From the Editor

To give up our independence is a kind of death. But doing so makes us able to receive grace, a grace in which there is fullness of life.

Rebecca Au-Mullaney
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In the opening minutes of Terrence Malick’s film The Tree of Life, there’s a stunning voiceover contrasting Nature and Grace, spoken on top of scenes of sunflowers, cows grazing, and the film’s central characters in their home.

The nuns taught us there are two ways through life, the way of Nature and the way of Grace. You have to choose which one you’ll follow.
Grace doesn’t try to please itself. Accepts being slighted, forgotten, disliked. Accepts insults and injuries.
Nature only wants to please itself. Get others to please it too. Likes to lord it over them. To have its own way.

These lines suggest that if we are to choose the way of Grace, we must accept a new way of life that cuts against the grain of our natural inclinations. The Nature described here is something like our tendency to prefer ourselves over others, or the pride that controls so much of our daily life. As Paul writes in the letter to the Romans, “I do not do the good I want, but the evil I do not want is what I keep on doing.”

But if we understand Nature differently, Nature and Grace are not opposed to each other. Remember that God called His creation good, even very good. Sin and pride flood the human experience, but they are unnatural because they pervert the right order of things. In this sense, Nature refers to all of the goodness of creation and it works in harmony with Grace.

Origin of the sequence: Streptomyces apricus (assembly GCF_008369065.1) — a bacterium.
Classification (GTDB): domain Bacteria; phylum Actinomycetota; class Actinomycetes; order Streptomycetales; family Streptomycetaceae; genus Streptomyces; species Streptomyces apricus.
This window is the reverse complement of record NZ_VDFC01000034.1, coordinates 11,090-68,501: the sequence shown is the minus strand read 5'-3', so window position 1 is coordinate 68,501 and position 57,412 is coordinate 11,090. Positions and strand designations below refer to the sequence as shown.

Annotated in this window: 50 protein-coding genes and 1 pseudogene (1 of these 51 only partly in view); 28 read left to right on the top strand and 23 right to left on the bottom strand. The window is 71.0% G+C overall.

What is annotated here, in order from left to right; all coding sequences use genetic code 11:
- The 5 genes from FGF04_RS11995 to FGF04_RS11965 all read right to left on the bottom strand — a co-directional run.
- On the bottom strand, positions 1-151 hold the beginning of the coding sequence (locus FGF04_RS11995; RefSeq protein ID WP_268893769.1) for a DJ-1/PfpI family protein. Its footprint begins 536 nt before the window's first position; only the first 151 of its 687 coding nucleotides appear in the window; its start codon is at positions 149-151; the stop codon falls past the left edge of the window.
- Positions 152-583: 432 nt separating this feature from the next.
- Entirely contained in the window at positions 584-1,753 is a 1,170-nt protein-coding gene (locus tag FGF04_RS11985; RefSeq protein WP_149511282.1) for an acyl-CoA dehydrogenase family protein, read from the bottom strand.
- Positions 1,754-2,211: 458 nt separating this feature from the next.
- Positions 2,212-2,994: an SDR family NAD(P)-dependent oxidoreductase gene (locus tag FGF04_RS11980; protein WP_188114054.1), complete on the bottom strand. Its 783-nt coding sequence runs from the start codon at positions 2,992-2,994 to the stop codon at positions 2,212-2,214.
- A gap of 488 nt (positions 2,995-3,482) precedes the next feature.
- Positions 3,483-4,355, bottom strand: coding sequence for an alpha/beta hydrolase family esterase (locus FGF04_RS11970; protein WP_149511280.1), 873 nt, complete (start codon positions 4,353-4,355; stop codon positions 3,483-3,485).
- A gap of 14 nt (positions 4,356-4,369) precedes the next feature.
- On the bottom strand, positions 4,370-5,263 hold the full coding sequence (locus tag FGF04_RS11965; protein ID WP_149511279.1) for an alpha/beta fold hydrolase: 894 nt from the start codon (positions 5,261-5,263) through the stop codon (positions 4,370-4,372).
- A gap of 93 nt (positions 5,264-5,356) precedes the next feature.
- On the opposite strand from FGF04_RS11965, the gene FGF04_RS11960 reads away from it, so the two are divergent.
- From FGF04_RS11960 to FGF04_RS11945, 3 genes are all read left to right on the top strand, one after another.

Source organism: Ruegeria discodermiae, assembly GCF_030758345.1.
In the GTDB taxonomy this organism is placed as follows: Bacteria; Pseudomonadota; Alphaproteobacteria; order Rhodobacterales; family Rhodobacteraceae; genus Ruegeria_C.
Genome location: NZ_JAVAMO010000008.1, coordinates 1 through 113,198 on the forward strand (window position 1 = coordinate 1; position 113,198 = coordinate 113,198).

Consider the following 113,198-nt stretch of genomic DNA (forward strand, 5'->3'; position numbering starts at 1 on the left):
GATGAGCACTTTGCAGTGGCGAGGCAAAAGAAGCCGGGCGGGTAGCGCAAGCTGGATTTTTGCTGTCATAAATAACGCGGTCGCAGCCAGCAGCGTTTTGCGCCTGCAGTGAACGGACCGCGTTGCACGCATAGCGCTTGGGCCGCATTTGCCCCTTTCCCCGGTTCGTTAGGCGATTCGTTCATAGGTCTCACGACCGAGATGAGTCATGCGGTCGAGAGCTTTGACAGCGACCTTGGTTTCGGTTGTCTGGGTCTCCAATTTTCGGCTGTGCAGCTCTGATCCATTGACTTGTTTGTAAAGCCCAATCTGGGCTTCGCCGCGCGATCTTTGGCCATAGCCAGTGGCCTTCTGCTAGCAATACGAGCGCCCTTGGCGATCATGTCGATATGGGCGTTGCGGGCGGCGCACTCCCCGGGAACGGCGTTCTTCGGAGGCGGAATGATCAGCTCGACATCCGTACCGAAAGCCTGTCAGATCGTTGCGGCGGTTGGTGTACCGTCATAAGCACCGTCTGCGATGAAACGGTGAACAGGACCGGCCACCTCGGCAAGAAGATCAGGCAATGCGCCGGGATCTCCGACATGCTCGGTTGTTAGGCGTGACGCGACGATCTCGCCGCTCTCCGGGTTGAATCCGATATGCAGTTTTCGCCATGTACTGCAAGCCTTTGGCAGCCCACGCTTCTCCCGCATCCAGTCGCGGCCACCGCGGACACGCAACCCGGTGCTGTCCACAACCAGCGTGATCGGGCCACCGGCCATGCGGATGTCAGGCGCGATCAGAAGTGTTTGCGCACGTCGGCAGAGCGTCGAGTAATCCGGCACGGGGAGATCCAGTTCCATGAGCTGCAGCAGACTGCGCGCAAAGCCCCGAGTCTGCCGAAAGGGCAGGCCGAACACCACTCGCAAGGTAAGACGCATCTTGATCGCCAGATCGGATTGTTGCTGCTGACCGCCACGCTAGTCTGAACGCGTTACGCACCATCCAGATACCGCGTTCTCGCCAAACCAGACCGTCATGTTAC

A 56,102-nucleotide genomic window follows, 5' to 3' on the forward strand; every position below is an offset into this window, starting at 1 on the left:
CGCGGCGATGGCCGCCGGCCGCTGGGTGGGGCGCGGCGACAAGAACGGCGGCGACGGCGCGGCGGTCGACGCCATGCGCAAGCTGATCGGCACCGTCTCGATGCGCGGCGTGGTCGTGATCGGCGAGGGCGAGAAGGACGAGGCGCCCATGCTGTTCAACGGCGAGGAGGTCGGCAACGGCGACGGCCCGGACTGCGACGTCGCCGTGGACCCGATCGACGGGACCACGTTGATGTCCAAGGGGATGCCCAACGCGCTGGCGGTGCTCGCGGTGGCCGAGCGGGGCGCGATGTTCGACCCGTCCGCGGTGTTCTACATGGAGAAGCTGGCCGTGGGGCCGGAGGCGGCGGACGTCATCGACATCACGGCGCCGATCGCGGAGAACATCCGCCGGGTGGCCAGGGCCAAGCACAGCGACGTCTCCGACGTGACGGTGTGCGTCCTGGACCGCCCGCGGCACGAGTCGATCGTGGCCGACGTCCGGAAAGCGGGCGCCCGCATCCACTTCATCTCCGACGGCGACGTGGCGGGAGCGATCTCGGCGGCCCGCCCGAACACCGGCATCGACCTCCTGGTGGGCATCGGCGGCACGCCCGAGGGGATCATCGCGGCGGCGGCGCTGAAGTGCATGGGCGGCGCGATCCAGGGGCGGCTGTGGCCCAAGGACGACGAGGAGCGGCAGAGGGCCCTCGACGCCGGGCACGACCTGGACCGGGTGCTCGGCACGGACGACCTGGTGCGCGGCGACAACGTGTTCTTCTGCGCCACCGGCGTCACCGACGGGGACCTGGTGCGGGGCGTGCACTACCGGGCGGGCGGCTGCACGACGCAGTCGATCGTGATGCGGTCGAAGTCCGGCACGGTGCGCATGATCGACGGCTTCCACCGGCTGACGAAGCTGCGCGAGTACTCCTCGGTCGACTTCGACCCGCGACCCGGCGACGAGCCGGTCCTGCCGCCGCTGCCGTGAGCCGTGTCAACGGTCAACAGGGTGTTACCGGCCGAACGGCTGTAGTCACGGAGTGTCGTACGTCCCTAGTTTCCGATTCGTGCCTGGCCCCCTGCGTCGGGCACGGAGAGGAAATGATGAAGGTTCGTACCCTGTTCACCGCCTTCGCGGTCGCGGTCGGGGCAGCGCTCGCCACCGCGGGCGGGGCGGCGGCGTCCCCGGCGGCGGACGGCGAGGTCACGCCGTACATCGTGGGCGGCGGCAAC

The concept of “grace perfecting nature” fills the writings of Thomas Aquinas. One such passage reads, “Since therefore grace does not destroy nature but perfects it, natural reason should minister to faith” (Part I of the Summa Theologiae, Question 1, Article 8). In other words, we should exercise our ability to study and understand, but accept that there is a limit after which reason can go no further. At that point we must lean on the supernatural—God’s grace and revelation, especially as provided through Jesus Christ—to make our understanding whole. The alumni in this issue are making that movement from Nature into Grace, not just for the completion of their understanding but also of their life.

When life is going well, we may forget we need Grace at all. We credit our own tenacity and planning for the comfort, security, and worth we feel at the moment. But the vulnerable stories in this magazine show young King’s alumni who are choosing to believe, or being forced to accept, that their own efforts are not sufficient.

To give up our independence is a kind of death. But doing so makes us able to receive Grace—a Grace that does not erase whatever natural abilities we have, but rather, perfects them. And in that Grace, we find the fullness of life.


Rebecca Au-Mullaney
MCA ’15
Director of Strategic Communication

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